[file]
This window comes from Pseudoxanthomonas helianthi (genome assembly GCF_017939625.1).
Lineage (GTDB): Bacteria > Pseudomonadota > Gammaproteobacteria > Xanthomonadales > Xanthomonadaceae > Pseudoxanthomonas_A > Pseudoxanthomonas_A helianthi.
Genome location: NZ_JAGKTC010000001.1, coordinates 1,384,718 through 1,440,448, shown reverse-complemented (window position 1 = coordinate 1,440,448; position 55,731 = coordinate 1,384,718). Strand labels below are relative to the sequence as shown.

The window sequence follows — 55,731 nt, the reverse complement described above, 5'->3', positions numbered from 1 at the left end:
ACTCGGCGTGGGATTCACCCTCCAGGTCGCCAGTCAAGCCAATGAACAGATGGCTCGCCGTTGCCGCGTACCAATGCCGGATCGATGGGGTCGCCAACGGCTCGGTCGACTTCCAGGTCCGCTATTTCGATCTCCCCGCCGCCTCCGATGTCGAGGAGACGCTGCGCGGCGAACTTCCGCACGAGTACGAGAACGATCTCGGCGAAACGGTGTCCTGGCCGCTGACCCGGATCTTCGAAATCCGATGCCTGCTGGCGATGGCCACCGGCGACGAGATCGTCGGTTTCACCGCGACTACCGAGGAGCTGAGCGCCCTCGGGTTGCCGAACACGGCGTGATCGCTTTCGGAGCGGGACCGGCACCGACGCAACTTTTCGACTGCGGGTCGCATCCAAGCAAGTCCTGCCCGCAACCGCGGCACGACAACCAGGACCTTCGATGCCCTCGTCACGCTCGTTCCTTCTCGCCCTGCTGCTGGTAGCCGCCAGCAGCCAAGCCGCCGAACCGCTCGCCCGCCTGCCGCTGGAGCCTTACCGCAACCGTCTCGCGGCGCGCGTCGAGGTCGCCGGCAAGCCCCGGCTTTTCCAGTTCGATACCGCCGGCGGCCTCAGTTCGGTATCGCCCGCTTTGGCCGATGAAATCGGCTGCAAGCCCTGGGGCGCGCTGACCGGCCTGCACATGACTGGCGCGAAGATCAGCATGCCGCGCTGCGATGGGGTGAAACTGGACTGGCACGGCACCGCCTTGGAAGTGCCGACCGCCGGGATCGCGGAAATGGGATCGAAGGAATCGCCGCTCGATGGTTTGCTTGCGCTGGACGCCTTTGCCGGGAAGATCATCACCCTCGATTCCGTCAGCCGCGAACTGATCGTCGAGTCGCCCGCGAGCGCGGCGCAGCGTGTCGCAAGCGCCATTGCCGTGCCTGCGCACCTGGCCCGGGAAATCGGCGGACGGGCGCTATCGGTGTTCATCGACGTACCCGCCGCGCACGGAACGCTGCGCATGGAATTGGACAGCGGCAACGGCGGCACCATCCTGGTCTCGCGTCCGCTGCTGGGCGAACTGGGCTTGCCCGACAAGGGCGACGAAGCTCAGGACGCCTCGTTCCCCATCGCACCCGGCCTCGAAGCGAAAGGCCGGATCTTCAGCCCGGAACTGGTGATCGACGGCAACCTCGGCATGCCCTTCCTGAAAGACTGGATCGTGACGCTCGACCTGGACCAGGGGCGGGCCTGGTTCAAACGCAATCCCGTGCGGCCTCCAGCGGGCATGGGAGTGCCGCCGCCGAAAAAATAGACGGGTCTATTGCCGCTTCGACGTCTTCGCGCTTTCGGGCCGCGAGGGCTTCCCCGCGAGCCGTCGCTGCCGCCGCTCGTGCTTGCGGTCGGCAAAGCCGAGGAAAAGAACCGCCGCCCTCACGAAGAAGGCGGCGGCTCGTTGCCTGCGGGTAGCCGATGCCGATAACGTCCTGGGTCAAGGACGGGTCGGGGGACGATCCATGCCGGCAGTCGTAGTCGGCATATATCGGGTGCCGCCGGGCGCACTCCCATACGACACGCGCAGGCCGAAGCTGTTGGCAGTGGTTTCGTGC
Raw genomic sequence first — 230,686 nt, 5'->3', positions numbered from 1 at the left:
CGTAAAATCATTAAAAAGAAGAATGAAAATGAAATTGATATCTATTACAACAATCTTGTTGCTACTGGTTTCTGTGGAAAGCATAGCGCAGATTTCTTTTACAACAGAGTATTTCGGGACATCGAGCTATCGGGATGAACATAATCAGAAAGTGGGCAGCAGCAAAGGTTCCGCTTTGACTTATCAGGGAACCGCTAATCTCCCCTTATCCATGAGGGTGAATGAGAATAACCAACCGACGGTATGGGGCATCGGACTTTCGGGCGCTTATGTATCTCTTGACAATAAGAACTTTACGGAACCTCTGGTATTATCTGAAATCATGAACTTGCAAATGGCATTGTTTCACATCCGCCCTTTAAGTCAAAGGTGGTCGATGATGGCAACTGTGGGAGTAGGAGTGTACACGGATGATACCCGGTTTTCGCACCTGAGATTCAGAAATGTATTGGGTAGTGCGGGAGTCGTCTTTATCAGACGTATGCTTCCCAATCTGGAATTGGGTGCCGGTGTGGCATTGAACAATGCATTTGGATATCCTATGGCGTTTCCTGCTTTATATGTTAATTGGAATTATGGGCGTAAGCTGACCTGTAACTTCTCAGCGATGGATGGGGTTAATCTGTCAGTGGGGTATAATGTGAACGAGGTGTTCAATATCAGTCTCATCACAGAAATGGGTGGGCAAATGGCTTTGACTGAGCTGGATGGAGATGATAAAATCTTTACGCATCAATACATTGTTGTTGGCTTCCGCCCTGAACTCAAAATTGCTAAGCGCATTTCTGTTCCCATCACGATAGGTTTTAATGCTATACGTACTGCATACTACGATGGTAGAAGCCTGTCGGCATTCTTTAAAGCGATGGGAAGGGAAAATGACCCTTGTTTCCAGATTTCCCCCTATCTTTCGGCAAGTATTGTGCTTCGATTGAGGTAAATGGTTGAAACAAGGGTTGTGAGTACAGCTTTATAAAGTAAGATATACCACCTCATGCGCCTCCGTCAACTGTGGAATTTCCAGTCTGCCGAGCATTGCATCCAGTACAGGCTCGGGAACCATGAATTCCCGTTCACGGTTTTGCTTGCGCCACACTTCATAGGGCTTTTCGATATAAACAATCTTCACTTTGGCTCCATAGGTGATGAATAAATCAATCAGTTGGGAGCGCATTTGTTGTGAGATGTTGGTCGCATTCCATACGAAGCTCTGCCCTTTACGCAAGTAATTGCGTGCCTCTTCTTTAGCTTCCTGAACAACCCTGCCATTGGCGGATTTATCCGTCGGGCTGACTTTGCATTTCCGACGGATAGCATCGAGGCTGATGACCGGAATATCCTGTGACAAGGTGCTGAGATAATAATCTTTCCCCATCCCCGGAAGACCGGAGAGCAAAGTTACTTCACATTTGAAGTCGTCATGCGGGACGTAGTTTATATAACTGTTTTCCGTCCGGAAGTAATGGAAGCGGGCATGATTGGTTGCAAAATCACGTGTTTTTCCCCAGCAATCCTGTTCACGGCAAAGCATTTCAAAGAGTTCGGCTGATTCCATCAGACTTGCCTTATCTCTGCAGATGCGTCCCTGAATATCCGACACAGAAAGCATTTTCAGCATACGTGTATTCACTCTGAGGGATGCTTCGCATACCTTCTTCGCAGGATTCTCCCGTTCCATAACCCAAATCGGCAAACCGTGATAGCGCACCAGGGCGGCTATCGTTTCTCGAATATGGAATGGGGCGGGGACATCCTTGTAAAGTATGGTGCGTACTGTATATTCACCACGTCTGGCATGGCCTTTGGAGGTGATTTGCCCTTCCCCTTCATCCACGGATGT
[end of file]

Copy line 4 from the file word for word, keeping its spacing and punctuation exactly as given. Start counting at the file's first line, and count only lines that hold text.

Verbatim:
The window sequence follows — 55,731 nt, the reverse complement described above, 5'->3', positions numbered from 1 at the left end: